Business, Financial Freedom

Emotional Spending: 5 psychological triggers to curb

Emotional Spending in Present Times? 

We’ve all had our days when we’ve ended up buying something obnoxiously stupid or unnecessary solely because of emotional impetus. Emotions come in various forms – happiness, sadness, stress, loneliness. From one perspective, emotional spending may seem like a good solution as it seems much less hazardous than emotional binge eating or consuming alcohol or drugs to counter irresistible emotions. However, this tack is no good. In the long run, it seriously dents your financial future. First, it eats up your savings, which can pose a security problem during a financial emergency. Second, it induces mismanagement leading to stress, probably causing the very same emotional malfunctions we had in the first place. 

In the present times, the practice of emotional spending has been on a steady rise, especially because shopping these days has become much easier with a plethora of e-commerce websites offering a variety of items at your doorsteps, and that so quite literally. In addition to this, easy payment options such as credit cards, UPI, instant personal loans, et al also indulge you in online sprees.

Since the potential problems relating to emotional spending have already been pointed out, here is a list of 5 psychological triggers that one needs to curb to keep emotional spending in check.

  1.  Instant gratification and Retail therapy  

Mostly in a metropolis, in particular, shopping for materialistic things is deemed an indispensable activity to reward oneself. Whether it is your favorite pair of heels from Steve Madden or the latest MacBook, we are all guilty of treating ourselves with such “gifts”.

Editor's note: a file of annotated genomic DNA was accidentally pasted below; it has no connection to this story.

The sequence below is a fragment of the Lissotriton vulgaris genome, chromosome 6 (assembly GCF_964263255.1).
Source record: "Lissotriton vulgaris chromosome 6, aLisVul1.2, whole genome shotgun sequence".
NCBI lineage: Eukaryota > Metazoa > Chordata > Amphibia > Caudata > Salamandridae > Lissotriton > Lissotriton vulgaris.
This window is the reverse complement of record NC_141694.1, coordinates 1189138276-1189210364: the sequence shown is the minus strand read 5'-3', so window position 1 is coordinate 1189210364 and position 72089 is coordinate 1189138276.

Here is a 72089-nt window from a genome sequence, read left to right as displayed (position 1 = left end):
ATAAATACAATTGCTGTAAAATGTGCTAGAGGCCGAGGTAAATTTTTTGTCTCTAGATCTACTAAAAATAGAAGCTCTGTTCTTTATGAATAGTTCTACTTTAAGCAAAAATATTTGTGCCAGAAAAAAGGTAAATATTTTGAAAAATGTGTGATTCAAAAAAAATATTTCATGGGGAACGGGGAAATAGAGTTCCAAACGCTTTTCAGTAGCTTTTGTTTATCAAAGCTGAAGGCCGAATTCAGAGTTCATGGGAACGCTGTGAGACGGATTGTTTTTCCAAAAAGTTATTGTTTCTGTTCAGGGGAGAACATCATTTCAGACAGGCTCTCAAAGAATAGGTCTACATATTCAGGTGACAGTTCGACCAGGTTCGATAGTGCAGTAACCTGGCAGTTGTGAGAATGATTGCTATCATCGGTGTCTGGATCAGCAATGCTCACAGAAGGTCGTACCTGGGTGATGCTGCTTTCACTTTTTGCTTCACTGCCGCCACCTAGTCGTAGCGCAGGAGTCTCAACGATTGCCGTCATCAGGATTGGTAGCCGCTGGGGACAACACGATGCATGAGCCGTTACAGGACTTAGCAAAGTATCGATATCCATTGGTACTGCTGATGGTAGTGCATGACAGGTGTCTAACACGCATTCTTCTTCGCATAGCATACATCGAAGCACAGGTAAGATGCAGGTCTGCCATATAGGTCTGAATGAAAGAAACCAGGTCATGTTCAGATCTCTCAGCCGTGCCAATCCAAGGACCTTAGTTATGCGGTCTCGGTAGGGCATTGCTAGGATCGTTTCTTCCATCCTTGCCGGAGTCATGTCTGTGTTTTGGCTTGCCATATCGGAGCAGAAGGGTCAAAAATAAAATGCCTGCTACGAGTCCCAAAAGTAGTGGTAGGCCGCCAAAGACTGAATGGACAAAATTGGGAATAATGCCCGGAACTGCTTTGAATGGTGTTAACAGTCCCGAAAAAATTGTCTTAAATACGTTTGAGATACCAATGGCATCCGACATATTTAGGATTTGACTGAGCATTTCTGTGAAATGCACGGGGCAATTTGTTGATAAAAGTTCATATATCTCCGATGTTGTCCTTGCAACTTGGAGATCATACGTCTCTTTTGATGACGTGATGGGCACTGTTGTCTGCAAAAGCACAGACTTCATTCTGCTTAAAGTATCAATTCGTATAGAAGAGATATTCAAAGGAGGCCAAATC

Not just that, these shopping sprees stand-in for a barrage of emotions, whether you had a bad day at work, had a fight with your significant other, or simply had finally closed the deal at work that you have been working for, day in and day out. Shopping gives us an instant feeling of accomplishment and happiness during such times. 

  1. Panic Buys 

With almost all popular websites popping up with ‘Flash Sale or Today’s Deal’, most consumers are lured by discounts and offers. More often than not, the item is not one we require, let alone desire. We only end up buying it for the euphoria of being one of the very few people to be able to buy that thing at cheap rates. 

  1. Boredom 

One of the most common reasons to shop, especially during the COVID-19-enforced lockdown, is the boredom of the daily grind.  With TV and social media handles at our disposal, we indulge in mindless scrolling and come across an array of articles that pique our interest; and we end up frittering away money. 

  1. Shoppers’ High 

Akin to the high that runners or gym freaks undergo after a fulfilling run or a workout, an emotional shopper gets the same kick of adrenaline and dopamine at the same time when he/she shops something which they have been eyeing for some time, or even otherwise. 

  1. The idea of Savings and Perceived Value of Shopping 

The heart of a shopaholic skips a beat when they see ‘Clearance Sale or 70% Off.’ This is the oldest trick in the retailers’ book when they make sure that you concentrate on how much money you are supposedly saving than the money you are actually spending to buy these items. Mostly, if an article is on a heavy discount, we end up buying it, irrespective of whether we actually even need it or not. 

Ways to Curb Emotional Spending  

Having identified the triggers that activate our spending mode, it is now easy to control squandering habits. The following tips can be kept in mind to be on guard:

  • Identify what triggers and pushes you to shop. Be mindful that this is the first step. 
  • Find alternatives for releasing emotions – frustration, anger, or stress, such as a new hobby, a sport, or even meditation. 
  • Set up a buddy system with your best friend to curb this problem can also be very helpful. 
  • Follow the 24-hour rule i.e, adding something in your cart and leaving it there for 24 hours before ordering it. This will help keep impulse buys in check. 

That being said, there is no sure-shot solution to this problem. If you are a psychological buyer, it is mostly decided that you will buy something even before you enter the store or open the website –almost like a knee jerk reaction. This is where specialized tools like Salt come to the rescue, enabling you to track your financial health and gather important insights and reports when talking about ways to curb emotional spending. Check out the Salt blog for more financial insights.

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